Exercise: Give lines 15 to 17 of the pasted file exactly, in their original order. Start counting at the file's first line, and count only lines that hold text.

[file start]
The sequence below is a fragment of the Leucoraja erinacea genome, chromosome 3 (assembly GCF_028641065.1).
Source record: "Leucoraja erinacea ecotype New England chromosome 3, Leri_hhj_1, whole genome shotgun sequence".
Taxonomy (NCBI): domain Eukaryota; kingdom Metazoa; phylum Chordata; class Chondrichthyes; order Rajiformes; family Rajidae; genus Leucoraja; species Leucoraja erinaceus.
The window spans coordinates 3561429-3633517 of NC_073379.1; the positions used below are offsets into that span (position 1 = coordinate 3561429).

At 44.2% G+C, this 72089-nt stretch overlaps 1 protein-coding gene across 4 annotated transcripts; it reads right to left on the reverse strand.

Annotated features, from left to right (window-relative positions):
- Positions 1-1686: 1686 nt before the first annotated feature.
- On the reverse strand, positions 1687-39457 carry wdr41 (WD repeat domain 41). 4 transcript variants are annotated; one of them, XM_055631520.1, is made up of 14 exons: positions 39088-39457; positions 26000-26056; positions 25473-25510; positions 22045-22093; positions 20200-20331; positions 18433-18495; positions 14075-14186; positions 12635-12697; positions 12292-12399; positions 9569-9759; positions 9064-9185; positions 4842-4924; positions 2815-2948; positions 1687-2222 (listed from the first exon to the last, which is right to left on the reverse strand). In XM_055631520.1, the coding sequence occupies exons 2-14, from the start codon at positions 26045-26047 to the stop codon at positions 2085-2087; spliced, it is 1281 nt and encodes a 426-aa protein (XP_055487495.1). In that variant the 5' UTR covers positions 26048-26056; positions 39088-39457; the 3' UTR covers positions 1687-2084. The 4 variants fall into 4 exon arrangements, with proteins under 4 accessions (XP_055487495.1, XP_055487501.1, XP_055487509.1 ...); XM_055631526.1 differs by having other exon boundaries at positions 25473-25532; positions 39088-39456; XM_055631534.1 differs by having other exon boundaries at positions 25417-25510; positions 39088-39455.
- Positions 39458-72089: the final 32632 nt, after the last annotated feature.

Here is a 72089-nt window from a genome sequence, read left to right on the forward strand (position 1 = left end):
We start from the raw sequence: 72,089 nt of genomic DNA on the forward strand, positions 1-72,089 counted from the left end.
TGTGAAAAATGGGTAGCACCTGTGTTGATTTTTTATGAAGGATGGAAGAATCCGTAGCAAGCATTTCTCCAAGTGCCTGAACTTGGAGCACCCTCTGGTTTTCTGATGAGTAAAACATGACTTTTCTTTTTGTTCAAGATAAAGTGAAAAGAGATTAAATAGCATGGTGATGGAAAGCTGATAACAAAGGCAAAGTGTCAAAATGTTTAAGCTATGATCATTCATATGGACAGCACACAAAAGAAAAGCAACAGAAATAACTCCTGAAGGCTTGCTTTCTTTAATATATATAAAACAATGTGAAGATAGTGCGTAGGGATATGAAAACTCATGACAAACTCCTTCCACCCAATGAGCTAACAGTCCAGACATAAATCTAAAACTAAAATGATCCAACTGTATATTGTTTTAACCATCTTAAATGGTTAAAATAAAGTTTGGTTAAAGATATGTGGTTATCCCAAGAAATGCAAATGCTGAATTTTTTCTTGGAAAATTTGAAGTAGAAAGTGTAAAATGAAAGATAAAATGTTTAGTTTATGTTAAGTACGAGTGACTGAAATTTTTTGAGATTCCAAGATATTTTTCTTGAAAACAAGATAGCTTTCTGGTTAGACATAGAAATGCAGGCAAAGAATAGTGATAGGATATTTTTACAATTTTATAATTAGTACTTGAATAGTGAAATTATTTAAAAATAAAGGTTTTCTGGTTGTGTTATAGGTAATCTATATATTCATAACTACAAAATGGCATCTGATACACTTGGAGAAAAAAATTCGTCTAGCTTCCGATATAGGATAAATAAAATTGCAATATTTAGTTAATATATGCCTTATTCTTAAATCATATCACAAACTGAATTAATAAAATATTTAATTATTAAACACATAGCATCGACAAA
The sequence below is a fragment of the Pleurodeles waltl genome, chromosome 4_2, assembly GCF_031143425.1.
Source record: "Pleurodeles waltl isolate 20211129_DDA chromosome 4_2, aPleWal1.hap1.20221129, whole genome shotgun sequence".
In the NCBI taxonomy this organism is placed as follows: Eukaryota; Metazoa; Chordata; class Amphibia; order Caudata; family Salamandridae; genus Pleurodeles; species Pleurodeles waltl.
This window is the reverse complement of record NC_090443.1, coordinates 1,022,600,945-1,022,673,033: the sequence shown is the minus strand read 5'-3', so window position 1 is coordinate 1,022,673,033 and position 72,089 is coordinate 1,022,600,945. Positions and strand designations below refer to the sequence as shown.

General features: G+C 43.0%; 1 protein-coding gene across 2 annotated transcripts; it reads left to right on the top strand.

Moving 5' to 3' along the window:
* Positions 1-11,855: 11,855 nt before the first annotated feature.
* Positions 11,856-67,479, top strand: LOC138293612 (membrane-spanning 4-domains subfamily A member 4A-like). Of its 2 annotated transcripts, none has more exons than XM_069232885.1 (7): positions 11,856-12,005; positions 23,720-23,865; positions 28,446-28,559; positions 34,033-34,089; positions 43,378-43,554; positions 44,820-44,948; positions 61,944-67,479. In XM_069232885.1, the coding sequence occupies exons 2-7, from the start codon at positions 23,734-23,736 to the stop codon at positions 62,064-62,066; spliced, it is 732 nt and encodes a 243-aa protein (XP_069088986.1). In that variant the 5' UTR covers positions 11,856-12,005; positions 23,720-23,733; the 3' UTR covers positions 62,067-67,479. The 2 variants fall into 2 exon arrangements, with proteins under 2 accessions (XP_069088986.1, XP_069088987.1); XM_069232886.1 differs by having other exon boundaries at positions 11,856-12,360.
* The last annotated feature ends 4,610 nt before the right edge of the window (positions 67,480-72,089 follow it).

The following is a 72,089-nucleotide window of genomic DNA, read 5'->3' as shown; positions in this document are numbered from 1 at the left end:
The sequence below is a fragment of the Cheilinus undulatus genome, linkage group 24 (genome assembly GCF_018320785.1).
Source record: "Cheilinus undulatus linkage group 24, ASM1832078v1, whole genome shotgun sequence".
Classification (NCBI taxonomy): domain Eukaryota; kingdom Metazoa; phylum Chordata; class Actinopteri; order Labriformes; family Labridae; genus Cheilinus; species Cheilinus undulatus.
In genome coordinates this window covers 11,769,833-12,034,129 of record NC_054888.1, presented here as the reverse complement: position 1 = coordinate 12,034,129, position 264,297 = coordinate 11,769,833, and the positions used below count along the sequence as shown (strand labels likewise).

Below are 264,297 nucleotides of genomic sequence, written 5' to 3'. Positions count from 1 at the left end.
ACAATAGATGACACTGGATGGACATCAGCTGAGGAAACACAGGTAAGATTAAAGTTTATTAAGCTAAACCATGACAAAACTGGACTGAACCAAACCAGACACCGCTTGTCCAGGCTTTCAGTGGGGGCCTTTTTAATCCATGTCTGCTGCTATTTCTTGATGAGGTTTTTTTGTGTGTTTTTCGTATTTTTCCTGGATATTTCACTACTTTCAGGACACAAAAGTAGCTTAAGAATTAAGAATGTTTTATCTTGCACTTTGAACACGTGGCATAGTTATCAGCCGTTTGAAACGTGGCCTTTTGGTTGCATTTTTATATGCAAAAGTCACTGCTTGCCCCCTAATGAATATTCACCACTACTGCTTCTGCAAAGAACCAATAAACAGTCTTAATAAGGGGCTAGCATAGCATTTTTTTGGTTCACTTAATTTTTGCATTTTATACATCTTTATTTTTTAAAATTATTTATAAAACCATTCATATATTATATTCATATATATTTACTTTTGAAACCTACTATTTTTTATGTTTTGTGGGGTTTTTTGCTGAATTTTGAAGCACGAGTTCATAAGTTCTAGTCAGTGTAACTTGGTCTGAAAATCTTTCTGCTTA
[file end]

In the NCBI taxonomy this organism is placed as follows: Eukaryota; Metazoa; Chordata; class Amphibia; order Caudata; family Salamandridae; genus Pleurodeles; species Pleurodeles waltl.
This window is the reverse complement of record NC_090443.1, coordinates 1,022,600,945-1,022,673,033: the sequence shown is the minus strand read 5'-3', so window position 1 is coordinate 1,022,673,033 and position 72,089 is coordinate 1,022,600,945. Positions and strand designations below refer to the sequence as shown.

General features: G+C 43.0%; 1 protein-coding gene across 2 annotated transcripts; it reads left to right on the top strand.